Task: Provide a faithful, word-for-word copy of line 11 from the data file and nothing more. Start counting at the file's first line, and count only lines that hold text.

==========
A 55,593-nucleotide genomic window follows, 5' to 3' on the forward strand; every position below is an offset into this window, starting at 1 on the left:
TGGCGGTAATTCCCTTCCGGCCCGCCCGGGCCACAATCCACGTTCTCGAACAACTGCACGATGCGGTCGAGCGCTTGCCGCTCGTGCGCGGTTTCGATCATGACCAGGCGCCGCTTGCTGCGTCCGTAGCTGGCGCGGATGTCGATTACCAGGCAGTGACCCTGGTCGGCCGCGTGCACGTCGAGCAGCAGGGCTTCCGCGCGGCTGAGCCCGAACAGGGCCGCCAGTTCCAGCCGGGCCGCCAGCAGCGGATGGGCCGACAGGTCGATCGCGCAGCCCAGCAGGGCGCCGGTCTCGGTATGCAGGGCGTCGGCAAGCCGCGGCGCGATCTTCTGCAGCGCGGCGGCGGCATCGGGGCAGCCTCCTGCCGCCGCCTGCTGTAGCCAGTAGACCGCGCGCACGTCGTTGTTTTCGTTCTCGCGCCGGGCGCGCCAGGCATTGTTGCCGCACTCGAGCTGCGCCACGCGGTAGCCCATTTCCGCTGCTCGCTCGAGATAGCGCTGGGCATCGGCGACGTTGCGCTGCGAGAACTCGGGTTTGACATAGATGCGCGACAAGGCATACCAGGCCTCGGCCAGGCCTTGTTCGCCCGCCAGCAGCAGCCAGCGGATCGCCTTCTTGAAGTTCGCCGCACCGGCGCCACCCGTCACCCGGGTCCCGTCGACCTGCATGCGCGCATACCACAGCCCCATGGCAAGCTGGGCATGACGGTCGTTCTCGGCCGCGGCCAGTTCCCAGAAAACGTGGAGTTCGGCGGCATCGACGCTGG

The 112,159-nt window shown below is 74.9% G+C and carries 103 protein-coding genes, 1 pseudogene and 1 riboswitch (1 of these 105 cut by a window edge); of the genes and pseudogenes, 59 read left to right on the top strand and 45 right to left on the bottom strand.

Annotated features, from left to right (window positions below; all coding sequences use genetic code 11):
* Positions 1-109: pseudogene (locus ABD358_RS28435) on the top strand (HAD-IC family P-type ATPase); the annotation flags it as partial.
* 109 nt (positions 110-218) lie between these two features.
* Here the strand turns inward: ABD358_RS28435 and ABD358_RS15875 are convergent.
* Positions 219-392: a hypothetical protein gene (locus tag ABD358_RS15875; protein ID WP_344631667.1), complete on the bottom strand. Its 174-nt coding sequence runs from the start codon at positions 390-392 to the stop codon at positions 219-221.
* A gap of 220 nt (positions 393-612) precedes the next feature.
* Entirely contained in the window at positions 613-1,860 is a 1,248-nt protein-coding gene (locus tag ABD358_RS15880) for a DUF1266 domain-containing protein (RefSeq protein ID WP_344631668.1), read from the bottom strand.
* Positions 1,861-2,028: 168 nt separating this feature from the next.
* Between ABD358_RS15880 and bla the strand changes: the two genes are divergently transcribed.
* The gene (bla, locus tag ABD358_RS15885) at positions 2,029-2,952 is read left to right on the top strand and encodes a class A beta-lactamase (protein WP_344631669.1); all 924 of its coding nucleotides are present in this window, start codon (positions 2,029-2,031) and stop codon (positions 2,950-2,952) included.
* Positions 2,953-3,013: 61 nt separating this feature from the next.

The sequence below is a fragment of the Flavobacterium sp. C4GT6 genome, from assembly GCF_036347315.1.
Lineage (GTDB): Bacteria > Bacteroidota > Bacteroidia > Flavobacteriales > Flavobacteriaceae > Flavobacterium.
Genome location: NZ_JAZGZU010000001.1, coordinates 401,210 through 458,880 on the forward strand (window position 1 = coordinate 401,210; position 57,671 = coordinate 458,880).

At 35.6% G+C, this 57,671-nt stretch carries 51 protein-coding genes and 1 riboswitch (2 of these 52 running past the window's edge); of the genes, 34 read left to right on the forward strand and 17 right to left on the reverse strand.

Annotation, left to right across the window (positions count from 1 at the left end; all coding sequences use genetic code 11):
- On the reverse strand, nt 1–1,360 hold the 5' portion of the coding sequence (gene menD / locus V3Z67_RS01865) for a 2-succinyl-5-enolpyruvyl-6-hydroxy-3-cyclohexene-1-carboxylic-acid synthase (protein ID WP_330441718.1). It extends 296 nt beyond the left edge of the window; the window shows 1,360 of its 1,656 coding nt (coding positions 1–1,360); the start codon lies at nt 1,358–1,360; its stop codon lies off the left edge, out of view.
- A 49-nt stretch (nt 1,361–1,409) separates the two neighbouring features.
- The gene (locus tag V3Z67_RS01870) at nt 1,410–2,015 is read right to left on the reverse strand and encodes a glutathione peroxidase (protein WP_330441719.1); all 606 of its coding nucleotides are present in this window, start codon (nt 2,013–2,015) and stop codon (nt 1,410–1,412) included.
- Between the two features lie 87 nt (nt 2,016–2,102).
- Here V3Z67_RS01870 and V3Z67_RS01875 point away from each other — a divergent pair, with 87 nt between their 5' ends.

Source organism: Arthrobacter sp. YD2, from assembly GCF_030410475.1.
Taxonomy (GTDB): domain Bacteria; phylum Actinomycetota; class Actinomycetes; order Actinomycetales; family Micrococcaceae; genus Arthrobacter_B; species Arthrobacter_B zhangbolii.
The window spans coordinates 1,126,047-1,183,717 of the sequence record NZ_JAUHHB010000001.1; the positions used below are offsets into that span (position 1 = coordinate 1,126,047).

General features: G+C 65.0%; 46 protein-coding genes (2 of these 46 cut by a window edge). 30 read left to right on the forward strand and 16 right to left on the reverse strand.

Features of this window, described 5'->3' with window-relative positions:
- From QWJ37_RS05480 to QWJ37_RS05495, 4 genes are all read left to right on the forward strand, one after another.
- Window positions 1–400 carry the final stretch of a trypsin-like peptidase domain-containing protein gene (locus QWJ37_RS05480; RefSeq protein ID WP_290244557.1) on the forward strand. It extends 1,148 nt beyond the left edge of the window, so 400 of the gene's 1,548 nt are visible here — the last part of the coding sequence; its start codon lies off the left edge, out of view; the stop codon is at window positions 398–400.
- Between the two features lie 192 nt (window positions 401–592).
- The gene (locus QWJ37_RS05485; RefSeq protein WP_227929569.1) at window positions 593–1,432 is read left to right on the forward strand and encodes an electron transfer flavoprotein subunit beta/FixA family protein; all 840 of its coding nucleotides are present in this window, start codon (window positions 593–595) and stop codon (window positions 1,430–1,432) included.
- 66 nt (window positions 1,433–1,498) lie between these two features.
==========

* Positions 1,861-2,028: 168 nt separating this feature from the next.